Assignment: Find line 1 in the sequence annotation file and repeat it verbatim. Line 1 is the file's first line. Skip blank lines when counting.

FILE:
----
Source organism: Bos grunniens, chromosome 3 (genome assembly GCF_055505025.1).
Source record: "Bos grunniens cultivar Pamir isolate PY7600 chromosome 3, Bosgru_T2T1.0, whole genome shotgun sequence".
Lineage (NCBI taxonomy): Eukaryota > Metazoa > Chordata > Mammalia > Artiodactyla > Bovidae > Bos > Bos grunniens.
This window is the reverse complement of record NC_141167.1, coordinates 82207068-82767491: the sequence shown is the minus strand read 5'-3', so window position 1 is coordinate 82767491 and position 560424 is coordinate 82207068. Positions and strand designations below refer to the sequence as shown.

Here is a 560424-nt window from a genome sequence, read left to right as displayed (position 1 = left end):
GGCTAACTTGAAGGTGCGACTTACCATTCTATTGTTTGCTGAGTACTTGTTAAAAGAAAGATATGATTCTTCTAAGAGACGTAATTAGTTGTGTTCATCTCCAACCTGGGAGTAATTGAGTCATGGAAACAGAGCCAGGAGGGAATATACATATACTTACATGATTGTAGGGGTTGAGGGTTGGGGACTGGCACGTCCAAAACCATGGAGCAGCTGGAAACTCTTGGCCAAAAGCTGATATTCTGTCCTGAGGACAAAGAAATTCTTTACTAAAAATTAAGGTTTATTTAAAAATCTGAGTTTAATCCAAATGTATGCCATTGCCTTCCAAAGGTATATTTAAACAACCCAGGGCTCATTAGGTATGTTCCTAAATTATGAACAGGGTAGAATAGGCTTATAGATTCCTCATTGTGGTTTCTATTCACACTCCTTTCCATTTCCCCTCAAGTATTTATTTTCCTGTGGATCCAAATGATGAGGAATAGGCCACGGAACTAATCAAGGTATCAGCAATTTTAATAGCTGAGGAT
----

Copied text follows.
Source organism: Bos grunniens, chromosome 3 (genome assembly GCF_055505025.1).